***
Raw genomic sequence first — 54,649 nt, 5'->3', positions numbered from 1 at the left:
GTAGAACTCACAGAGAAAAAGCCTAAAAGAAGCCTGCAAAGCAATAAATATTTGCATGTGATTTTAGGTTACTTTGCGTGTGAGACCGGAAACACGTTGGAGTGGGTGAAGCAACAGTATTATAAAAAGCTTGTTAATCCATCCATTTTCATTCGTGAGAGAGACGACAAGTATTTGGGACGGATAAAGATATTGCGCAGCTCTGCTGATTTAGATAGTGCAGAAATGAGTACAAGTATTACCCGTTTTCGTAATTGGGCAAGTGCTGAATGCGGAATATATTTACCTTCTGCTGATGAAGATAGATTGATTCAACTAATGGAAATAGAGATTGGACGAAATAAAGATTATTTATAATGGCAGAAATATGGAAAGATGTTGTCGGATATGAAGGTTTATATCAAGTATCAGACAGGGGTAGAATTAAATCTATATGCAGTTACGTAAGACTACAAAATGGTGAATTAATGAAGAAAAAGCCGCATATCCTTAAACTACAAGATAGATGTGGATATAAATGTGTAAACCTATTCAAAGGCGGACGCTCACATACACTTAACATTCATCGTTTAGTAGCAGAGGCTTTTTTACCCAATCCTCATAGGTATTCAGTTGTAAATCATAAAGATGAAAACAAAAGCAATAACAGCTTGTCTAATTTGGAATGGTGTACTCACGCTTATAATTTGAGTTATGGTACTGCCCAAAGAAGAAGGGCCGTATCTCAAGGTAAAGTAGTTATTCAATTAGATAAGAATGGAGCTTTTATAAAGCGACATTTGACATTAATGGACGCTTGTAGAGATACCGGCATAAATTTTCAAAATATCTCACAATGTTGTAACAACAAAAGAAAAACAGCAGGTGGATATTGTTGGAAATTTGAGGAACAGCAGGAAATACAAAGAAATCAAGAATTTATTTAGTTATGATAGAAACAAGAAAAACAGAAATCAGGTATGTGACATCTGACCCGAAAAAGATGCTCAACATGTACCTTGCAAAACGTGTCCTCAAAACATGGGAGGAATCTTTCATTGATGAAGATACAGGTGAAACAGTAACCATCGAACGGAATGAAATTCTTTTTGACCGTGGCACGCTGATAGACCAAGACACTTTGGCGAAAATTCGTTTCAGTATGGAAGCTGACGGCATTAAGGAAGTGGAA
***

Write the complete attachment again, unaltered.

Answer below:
Raw genomic sequence first — 54,649 nt, 5'->3', positions numbered from 1 at the left:
GTAGAACTCACAGAGAAAAAGCCTAAAAGAAGCCTGCAAAGCAATAAATATTTGCATGTGATTTTAGGTTACTTTGCGTGTGAGACCGGAAACACGTTGGAGTGGGTGAAGCAACAGTATTATAAAAAGCTTGTTAATCCATCCATTTTCATTCGTGAGAGAGACGACAAGTATTTGGGACGGATAAAGATATTGCGCAGCTCTGCTGATTTAGATAGTGCAGAAATGAGTACAAGTATTACCCGTTTTCGTAATTGGGCAAGTGCTGAATGCGGAATATATTTACCTTCTGCTGATGAAGATAGATTGATTCAACTAATGGAAATAGAGATTGGACGAAATAAAGATTATTTATAATGGCAGAAATATGGAAAGATGTTGTCGGATATGAAGGTTTATATCAAGTATCAGACAGGGGTAGAATTAAATCTATATGCAGTTACGTAAGACTACAAAATGGTGAATTAATGAAGAAAAAGCCGCATATCCTTAAACTACAAGATAGATGTGGATATAAATGTGTAAACCTATTCAAAGGCGGACGCTCACATACACTTAACATTCATCGTTTAGTAGCAGAGGCTTTTTTACCCAATCCTCATAGGTATTCAGTTGTAAATCATAAAGATGAAAACAAAAGCAATAACAGCTTGTCTAATTTGGAATGGTGTACTCACGCTTATAATTTGAGTTATGGTACTGCCCAAAGAAGAAGGGCCGTATCTCAAGGTAAAGTAGTTATTCAATTAGATAAGAATGGAGCTTTTATAAAGCGACATTTGACATTAATGGACGCTTGTAGAGATACCGGCATAAATTTTCAAAATATCTCACAATGTTGTAACAACAAAAGAAAAACAGCAGGTGGATATTGTTGGAAATTTGAGGAACAGCAGGAAATACAAAGAAATCAAGAATTTATTTAGTTATGATAGAAACAAGAAAAACAGAAATCAGGTATGTGACATCTGACCCGAAAAAGATGCTCAACATGTACCTTGCAAAACGTGTCCTCAAAACATGGGAGGAATCTTTCATTGATGAAGATACAGGTGAAACAGTAACCATCGAACGGAATGAAATTCTTTTTGACCGTGGCACGCTGATAGACCAAGACACTTTGGCGAAAATTCGTTTCAGTATGGAAGCTGACGGCATTAAGGAAGTGGAA